Glaucoma may be tied to night time hike of blood pressure , high BP ,finds a new study.
Glaucoma patients are more likely to experience increased nighttime blood pressure (BP), suggests a recent study published in the journal Ophthalmology.
Glaucoma is a group of diseases that damage the eye’s optic nerve and can result in vision loss and blindness. Initially, glaucoma can be asymptomatic. However, if left untreated it might show up symptoms such as loss of peripheral (side) vision, patients may miss objects to the side and out of corner of their eye, and decrease in straight-ahead (central) vision until no vision remains.
Tadanobu Yoshikawa, Department of Ophthalmology, Nara Medical University, Nara, and colleagues conducted the study to determine whether the presence of glaucoma is significantly associated with the nighttime blood pressure (BP) and dipping pattern.
For the purpose, the researchers assessed 109 glaucoma patients (mean age, 71.0 years) from the LIGHT study and 708 normal control participants without glaucoma (mean age, 70.8 years) from a community-based cohort. All of the glaucoma patients and normal control participants had ophthalmic examinations. The ambulatory BP was measured every 30-minutes for 48 hours. The daytime and nighttime periods were based on the sleep diary entries. A non-dipper pattern of the BP was defined as a decrease in the mean night systolic BP by <10% of the mean daytime systolic BP.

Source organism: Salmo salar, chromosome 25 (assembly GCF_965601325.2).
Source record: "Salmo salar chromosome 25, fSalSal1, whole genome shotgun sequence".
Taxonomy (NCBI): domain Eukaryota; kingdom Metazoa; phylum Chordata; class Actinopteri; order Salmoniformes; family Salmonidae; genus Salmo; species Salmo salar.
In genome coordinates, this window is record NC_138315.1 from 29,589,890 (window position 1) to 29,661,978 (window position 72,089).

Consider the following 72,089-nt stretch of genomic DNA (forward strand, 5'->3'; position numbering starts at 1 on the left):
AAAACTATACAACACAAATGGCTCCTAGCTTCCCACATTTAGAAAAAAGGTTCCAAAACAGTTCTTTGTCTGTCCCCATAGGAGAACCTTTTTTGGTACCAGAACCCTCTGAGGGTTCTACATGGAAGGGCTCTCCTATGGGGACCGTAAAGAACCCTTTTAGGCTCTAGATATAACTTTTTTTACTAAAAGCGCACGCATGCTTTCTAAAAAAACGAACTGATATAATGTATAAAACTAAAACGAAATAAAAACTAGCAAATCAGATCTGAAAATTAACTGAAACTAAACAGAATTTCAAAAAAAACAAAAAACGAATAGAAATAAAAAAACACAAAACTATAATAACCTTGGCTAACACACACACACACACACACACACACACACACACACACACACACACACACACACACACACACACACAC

Main outcome measures included nighttime BP and dipping pattern.
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Key findings of the study include
- After adjusting for potential confounders, multivariable linear regression analyses indicated that the nighttime systolic BP was significantly higher by 4.1 mmHg in the glaucoma group than in the control group.
- The prevalence of the non-dipper pattern was significantly higher in the glaucoma group (45.0%) than in the control group (27.5%).
- Multivariable logistic regression analyses indicated a significantly higher odds ratio (OR) for the non-dipper pattern in the glaucoma group than in the control group.
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“The presence of glaucoma was significantly associated with increased nighttime BP and the non-dipper pattern of the BP independent of potential confounders such as aging, obesity, and diabetes. Further prospective studies are needed to determine whether the glaucoma severity and progression are associated with the nighttime BP,” concluded the authors.
For detailed study log on to https://doi.org/10.1016/j.ophtha.2019.05.019